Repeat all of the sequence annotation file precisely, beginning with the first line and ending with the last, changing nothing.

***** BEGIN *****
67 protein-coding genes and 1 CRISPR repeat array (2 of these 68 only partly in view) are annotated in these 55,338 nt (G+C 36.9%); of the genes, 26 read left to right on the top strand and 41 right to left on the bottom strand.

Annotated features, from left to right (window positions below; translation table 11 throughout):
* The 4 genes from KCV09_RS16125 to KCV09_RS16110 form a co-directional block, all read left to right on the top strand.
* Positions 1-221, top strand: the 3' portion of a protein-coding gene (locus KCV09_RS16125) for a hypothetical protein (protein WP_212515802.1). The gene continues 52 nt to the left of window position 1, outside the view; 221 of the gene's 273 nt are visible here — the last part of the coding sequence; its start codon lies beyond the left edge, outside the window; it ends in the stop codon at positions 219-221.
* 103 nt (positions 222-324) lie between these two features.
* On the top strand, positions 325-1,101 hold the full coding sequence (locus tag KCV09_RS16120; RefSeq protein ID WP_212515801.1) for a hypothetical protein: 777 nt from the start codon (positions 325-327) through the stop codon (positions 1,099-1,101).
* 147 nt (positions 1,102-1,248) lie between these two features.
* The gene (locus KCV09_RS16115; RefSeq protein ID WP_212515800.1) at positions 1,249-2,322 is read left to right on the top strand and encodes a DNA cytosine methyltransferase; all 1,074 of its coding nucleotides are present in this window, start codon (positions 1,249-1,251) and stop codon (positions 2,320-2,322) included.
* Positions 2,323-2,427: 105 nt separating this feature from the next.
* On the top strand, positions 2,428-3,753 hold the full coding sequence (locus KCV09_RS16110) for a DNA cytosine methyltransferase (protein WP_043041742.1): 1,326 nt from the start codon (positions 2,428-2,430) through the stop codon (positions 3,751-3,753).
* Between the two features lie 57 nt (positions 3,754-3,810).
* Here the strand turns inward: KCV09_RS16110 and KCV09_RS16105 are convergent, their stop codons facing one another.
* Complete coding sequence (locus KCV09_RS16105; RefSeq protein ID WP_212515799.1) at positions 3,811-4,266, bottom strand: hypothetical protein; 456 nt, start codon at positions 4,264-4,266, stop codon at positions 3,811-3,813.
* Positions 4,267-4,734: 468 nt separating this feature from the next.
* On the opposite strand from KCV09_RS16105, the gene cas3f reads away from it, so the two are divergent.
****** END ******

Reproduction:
67 protein-coding genes and 1 CRISPR repeat array (2 of these 68 only partly in view) are annotated in these 55,338 nt (G+C 36.9%); of the genes, 26 read left to right on the top strand and 41 right to left on the bottom strand.

Annotated features, from left to right (window positions below; translation table 11 throughout):
* The 4 genes from KCV09_RS16125 to KCV09_RS16110 form a co-directional block, all read left to right on the top strand.
* Positions 1-221, top strand: the 3' portion of a protein-coding gene (locus KCV09_RS16125) for a hypothetical protein (protein WP_212515802.1). The gene continues 52 nt to the left of window position 1, outside the view; 221 of the gene's 273 nt are visible here — the last part of the coding sequence; its start codon lies beyond the left edge, outside the window; it ends in the stop codon at positions 219-221.
* 103 nt (positions 222-324) lie between these two features.
* On the top strand, positions 325-1,101 hold the full coding sequence (locus tag KCV09_RS16120; RefSeq protein ID WP_212515801.1) for a hypothetical protein: 777 nt from the start codon (positions 325-327) through the stop codon (positions 1,099-1,101).
* 147 nt (positions 1,102-1,248) lie between these two features.
* The gene (locus KCV09_RS16115; RefSeq protein ID WP_212515800.1) at positions 1,249-2,322 is read left to right on the top strand and encodes a DNA cytosine methyltransferase; all 1,074 of its coding nucleotides are present in this window, start codon (positions 1,249-1,251) and stop codon (positions 2,320-2,322) included.
* Positions 2,323-2,427: 105 nt separating this feature from the next.
* On the top strand, positions 2,428-3,753 hold the full coding sequence (locus KCV09_RS16110) for a DNA cytosine methyltransferase (protein WP_043041742.1): 1,326 nt from the start codon (positions 2,428-2,430) through the stop codon (positions 3,751-3,753).
* Between the two features lie 57 nt (positions 3,754-3,810).
* Here the strand turns inward: KCV09_RS16110 and KCV09_RS16105 are convergent, their stop codons facing one another.
* Complete coding sequence (locus KCV09_RS16105; RefSeq protein ID WP_212515799.1) at positions 3,811-4,266, bottom strand: hypothetical protein; 456 nt, start codon at positions 4,264-4,266, stop codon at positions 3,811-3,813.
* Positions 4,267-4,734: 468 nt separating this feature from the next.
* On the opposite strand from KCV09_RS16105, the gene cas3f reads away from it, so the two are divergent.